Albums

Bebop - Released September 21, 2000 | LucasRecords

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Bebop - Released August 25, 2017 | HighNote Records

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Bebop - Released February 24, 2017 | Savant

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Bebop - Released June 17, 2016 | HighNote Records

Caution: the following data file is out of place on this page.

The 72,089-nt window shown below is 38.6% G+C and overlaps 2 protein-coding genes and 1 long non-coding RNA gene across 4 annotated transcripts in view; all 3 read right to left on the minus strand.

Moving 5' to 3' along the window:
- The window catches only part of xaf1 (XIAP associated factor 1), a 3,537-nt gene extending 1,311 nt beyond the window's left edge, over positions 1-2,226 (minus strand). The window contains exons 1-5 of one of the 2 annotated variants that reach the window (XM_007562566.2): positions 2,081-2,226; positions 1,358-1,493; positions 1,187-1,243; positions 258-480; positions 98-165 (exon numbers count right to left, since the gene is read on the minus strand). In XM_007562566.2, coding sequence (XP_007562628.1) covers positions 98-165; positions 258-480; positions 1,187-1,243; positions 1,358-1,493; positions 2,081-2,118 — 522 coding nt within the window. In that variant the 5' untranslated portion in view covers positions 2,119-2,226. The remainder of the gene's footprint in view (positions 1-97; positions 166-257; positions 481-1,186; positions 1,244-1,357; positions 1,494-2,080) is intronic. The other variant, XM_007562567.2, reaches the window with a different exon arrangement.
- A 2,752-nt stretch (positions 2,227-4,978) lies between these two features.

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Saxophonist Houston Person and bassist Ron Carter have a duo partnership that goes back at least as far as their two 1990 recordings, Something in Common and Now's the Time! Since those albums, the legendary artists have released several more duo collaborations, each one a thoughtful and minimalist production showcasing their masterful command of jazz standards, blues, and bop. The duo's 2016 effort, the aptly titled Chemistry, is no exception and once again finds Person and Carter communing over a well-curated set of jazz standards. As on their previous albums, Chemistry is a deceptively simple conceit; just two jazz journeymen playing conversational duets on well-known jazz songs. At face value, that is certainly what you get. The deception enters into the equation with just how masterful and nuanced Person and Carter are in each song. Whether it's the way Carter anchors the duo's yearning reading of "But Beautiful" with his languorous, doomy basslines, or the way Person's languorous rubato introduction joins up with Carter on "Fools Rush In," they never fail to find surprising and deeply emotive ways to interpret each song. Similarly, cuts like the poignant "Blame It on My Youth" and the dewy-eyed "I Can't Get Started" are endearing romantic numbers that cradle the listener in the warmth of Person and Carter's warm tones. Elsewhere, they deliver a gleeful version of Thelonious Monk's "Blue Monk," and summon the memory of Carter's former boss, trumpeter Miles Davis, with their jaunty take on "Bye Bye Blackbird." Ultimately, Chemistry is a lovely, heartfelt album of well-loved standards imbued with the duo's decades of experience. ~ Matt Collar